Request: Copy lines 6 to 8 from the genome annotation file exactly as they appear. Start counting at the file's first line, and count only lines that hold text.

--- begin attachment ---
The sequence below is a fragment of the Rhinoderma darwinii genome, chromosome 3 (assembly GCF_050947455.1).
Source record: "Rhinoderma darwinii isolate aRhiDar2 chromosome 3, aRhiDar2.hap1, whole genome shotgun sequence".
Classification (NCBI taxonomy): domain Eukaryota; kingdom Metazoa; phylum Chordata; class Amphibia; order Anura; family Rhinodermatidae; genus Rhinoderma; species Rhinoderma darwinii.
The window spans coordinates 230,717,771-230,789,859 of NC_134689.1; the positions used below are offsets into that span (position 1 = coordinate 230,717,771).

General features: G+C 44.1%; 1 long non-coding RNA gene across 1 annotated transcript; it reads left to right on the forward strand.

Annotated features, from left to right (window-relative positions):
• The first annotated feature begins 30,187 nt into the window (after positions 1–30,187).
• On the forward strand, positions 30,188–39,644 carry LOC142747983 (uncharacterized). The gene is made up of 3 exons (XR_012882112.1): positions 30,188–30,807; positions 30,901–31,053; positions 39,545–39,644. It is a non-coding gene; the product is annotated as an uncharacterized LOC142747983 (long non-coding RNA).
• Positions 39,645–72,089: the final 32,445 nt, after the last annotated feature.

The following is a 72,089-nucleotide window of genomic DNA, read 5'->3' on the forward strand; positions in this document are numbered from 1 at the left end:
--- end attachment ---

Annotated features, from left to right (window-relative positions):
• The first annotated feature begins 30,187 nt into the window (after positions 1–30,187).
• On the forward strand, positions 30,188–39,644 carry LOC142747983 (uncharacterized). The gene is made up of 3 exons (XR_012882112.1): positions 30,188–30,807; positions 30,901–31,053; positions 39,545–39,644. It is a non-coding gene; the product is annotated as an uncharacterized LOC142747983 (long non-coding RNA).